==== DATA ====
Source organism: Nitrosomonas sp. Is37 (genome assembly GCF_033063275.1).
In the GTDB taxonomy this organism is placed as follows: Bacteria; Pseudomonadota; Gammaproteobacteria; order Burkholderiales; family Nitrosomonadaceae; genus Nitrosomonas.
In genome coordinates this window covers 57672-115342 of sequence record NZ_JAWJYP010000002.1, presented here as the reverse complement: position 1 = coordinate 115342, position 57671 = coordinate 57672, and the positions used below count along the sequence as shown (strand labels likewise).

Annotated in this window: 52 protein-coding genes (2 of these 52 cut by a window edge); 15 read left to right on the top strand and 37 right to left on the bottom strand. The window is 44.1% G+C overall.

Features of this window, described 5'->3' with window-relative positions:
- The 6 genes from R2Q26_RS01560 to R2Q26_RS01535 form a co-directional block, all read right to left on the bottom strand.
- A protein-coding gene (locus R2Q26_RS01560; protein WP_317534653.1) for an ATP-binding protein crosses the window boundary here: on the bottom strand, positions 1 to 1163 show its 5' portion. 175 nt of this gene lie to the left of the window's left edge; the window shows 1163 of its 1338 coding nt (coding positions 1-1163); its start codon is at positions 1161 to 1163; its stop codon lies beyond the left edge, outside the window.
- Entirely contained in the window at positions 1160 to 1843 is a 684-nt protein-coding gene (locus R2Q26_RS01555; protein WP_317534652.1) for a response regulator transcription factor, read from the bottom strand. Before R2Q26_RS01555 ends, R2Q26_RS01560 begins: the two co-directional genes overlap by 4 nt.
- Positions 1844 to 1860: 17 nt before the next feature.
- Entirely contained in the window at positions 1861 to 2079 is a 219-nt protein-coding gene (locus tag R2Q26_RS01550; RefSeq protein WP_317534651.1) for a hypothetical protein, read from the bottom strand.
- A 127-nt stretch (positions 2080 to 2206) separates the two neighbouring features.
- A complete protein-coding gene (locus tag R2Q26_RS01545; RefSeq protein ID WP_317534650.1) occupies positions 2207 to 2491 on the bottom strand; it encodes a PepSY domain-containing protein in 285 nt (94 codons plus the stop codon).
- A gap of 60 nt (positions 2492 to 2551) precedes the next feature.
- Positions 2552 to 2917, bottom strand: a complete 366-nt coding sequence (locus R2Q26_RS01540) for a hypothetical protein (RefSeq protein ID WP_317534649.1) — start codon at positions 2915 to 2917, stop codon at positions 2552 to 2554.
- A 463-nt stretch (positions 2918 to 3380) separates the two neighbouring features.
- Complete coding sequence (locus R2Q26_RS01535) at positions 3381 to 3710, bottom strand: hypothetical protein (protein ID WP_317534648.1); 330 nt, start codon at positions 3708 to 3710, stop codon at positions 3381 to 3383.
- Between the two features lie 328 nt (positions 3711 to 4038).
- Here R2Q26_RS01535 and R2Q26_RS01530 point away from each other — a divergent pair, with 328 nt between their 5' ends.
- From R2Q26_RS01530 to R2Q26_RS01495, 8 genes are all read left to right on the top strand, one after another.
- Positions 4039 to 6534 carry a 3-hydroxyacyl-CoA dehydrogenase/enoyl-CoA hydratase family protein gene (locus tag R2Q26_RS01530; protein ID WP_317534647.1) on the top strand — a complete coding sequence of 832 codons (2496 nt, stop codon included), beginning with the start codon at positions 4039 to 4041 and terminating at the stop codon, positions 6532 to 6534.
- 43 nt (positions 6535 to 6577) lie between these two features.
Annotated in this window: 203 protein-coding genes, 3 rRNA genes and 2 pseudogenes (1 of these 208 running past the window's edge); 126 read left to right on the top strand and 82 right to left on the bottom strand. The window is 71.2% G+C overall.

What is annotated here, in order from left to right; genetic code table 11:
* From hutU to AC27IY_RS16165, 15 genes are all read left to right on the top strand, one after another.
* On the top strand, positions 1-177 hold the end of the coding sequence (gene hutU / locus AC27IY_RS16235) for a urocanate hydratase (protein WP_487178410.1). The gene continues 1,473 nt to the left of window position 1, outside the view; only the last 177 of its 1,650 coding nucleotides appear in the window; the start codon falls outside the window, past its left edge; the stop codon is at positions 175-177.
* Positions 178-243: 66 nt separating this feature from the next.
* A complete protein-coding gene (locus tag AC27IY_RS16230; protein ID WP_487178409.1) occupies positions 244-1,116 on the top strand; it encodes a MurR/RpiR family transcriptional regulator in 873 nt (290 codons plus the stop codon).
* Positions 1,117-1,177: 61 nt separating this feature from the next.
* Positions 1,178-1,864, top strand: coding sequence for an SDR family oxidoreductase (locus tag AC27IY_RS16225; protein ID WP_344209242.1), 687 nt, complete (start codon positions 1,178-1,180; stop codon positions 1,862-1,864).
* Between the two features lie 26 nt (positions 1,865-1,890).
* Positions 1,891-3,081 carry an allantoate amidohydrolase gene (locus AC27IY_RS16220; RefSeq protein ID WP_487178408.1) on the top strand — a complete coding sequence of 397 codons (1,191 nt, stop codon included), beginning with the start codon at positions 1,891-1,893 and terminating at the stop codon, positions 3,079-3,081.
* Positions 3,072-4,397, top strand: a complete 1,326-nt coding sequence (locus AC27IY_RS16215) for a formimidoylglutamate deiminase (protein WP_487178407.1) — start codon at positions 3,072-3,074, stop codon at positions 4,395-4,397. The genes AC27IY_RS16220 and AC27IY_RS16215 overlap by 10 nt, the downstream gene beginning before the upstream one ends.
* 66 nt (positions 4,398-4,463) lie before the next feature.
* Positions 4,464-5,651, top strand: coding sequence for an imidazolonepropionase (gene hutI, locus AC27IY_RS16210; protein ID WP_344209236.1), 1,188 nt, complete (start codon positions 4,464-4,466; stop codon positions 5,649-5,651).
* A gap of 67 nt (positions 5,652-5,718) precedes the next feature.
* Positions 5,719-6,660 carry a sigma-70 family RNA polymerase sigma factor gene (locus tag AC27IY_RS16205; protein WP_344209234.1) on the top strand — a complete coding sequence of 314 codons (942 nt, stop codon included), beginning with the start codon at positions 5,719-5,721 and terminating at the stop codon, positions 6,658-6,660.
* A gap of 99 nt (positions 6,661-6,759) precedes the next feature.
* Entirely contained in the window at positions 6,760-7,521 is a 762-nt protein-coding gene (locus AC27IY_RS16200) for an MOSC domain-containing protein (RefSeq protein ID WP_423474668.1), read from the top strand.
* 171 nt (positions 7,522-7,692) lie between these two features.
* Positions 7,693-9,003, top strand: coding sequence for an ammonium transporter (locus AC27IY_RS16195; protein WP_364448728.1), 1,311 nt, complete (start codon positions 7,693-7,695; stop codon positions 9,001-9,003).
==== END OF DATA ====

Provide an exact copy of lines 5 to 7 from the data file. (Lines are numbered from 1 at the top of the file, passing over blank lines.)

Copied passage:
Features of this window, described 5'->3' with window-relative positions:
- The 6 genes from R2Q26_RS01560 to R2Q26_RS01535 form a co-directional block, all read right to left on the bottom strand.
- A protein-coding gene (locus R2Q26_RS01560; protein WP_317534653.1) for an ATP-binding protein crosses the window boundary here: on the bottom strand, positions 1 to 1163 show its 5' portion. 175 nt of this gene lie to the left of the window's left edge; the window shows 1163 of its 1338 coding nt (coding positions 1-1163); its start codon is at positions 1161 to 1163; its stop codon lies beyond the left edge, outside the window.